Solvent for the chain (you can’t go wrong with Finish Line Speed or Citrus degreasers)
Soap (Finish Line makes a great surfactant called Super Bike Wash)
Lube for pivots and derailleurs (Dumonde Tech is our favorite)
Dry your bike off well with a soft, clean towel. An old beach or hand towel works great.
Lube the Chain
See instructions on how to do this in the “Lube Your Chain” section above.
Other Necessary Maintenance
Along the way, you’ll want to maintain other aspects of your bike. This section may be a bit more information than you want to assimilate. But don’t worry, that’s why you have us. We’re happy to do the wrenchin’ so you can get out and play!
Whether you do it yourself, or put your trusted steed into our capable hands, we can’t emphasize enough the importance of regular maintenance. Worn-out parts degrade other parts, and that means unnecessary, expensive repairs. Regular maintenance will keep your machine running STRONG and smooth.
This is your bike’s “motor.” A worn drive chain does not feel good to ride! There are several components to look after in your drive train: the chain, the front chain ring, the cassette, and the front and rear derailleurs.
Chain: In addition to lubing your chain weekly, every few months you should check the wear on your chain. There is a special tool for this practice. Even with the most loving use, your chain will loosen over time (typically every 1,000 – 1,500 miles). This will cause increased wear on your cassette and chain ring, which may result in an expensive fix. Proper chain maintenance will extend the life of your front chain ring(s) and rear cassette.
Front chain ring: Keep an eye on your front chain ring. If the teeth start to look like little shark teeth (hooked), you should seriously consider replacing the component.
Cassette: This component will need replacement if the chain is skipping when you know you have a healthy chain.
Derailleurs: Ideal maintenance includes wiping dirt and grime from your rear derailleur after each use. If riding in dry conditions, wipe the pulley wheels with a rag and use a brush to clear dirt in between cassette rings every other use or so. For the front derailleur, you can use a brush to wipe debris from the chain ring and the space between ring and derailleur.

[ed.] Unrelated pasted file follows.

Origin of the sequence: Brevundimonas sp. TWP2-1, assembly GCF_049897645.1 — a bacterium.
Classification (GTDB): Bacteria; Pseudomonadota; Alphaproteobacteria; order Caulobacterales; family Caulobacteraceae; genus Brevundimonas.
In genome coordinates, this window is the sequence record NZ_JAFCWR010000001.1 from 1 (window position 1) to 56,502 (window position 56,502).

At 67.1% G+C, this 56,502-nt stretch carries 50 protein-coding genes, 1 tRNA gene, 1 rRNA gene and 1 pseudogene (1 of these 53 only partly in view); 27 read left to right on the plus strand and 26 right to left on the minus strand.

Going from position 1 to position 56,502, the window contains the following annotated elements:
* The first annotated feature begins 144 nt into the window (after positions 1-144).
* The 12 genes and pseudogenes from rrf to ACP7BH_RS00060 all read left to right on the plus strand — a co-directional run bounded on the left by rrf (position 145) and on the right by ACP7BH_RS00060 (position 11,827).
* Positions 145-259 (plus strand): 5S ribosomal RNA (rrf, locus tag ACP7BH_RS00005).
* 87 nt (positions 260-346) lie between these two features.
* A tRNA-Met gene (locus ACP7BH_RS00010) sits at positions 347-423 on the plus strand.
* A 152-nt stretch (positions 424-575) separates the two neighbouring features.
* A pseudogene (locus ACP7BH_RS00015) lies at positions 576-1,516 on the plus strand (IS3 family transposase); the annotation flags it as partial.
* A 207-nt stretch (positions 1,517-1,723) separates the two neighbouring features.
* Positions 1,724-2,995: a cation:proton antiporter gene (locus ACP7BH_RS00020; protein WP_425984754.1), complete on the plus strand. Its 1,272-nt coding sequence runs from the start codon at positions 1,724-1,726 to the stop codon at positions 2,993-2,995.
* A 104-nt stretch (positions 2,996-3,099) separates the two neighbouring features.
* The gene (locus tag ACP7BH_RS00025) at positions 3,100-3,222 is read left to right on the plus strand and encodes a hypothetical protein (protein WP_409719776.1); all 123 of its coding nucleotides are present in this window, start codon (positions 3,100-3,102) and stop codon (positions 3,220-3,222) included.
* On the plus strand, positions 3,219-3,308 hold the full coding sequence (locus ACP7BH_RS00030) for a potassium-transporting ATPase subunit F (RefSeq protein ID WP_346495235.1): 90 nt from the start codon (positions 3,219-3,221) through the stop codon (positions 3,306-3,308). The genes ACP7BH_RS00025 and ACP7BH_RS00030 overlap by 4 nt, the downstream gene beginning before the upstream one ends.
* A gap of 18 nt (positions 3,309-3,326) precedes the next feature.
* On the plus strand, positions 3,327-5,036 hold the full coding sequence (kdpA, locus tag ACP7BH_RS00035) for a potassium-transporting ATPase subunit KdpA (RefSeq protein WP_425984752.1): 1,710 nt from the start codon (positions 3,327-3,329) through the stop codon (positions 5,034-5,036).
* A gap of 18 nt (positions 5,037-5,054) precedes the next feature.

Pivots, Cables & Housing, Bearings, and Brakes
Lastly, here are a few other very important maintenance recommendations from our mechanics. Remember, the more preventative care you invest in, the less likely you’ll wind up with a major repair bill down the line.
Pivot service every 300 hours
Cables and housing every 300 hours, for optimal performance
Bearings (headset, bottom bracket, and hubs) service every 300 hours
Brake bleed service every 1,000 to 1,500 miles
The above maintenance is incorporated into tune-up and overhaul packages we offer by our professional mechanics. We recommend that you tune-up your bike at least once per year; more often for frequent riders. Stop by to chat with our crew to determine the best service regimen for your bike.
Be Your Bike’s Hero
You want your bike to last as long as possible, and the more regularly it is cared for, the better it will perform, and longer it will live.
We are happy to guide you on DIY procedures, and on scheduling service. Whether you want to do the service yourself, or bring your bike into the shop, be sure to add regular bike care to your routine. If you purchased your bike at Epicenter, remember you get unlimited FREE basic tune-ups for the life of your bike. Give us a call to schedule an appointment.
Your bike makes you feel like a hero — be a hero for your bike. The better you take care of your trusted steed, the better it will take care of you!